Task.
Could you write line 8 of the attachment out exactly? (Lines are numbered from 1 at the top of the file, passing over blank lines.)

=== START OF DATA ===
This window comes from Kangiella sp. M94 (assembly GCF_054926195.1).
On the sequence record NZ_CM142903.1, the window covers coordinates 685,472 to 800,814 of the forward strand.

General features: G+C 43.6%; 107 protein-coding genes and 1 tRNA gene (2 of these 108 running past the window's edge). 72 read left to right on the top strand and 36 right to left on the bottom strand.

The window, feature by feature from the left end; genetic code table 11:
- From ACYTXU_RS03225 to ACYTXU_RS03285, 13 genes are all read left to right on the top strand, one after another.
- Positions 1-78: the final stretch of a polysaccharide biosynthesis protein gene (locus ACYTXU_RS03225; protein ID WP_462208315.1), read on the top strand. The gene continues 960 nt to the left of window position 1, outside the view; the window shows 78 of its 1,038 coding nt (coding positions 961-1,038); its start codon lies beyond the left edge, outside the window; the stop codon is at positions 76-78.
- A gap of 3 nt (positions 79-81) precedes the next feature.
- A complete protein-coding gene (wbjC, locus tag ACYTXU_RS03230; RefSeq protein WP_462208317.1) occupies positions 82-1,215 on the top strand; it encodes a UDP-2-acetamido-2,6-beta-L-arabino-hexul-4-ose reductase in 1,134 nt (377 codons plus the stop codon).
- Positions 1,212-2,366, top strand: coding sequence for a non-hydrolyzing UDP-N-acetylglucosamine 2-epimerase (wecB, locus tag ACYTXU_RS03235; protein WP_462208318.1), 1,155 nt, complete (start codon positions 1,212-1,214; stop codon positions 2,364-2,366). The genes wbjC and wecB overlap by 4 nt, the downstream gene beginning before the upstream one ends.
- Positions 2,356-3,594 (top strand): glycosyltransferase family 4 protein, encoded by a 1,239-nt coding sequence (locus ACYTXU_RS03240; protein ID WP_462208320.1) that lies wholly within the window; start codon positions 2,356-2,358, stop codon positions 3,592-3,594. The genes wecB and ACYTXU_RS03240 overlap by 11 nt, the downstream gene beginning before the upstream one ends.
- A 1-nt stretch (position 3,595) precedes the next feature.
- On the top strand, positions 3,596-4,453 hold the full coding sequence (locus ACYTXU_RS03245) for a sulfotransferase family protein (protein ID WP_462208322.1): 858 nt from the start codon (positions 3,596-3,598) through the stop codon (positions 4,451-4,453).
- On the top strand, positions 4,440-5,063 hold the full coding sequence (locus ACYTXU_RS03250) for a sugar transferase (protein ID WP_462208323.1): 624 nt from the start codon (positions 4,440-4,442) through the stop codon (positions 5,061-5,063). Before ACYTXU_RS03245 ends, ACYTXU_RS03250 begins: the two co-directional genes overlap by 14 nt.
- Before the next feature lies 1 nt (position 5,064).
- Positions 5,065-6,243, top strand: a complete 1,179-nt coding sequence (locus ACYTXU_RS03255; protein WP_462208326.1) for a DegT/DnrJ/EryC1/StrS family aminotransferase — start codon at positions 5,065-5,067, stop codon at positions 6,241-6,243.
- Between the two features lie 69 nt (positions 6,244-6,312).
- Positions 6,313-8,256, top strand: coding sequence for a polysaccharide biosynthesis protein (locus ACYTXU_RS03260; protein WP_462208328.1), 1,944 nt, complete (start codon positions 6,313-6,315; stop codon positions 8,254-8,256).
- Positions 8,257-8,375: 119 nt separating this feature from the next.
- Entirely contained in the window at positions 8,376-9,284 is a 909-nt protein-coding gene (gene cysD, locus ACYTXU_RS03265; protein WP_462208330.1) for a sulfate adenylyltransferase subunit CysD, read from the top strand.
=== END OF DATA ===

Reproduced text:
- A complete protein-coding gene (wbjC, locus tag ACYTXU_RS03230; RefSeq protein WP_462208317.1) occupies positions 82-1,215 on the top strand; it encodes a UDP-2-acetamido-2,6-beta-L-arabino-hexul-4-ose reductase in 1,134 nt (377 codons plus the stop codon).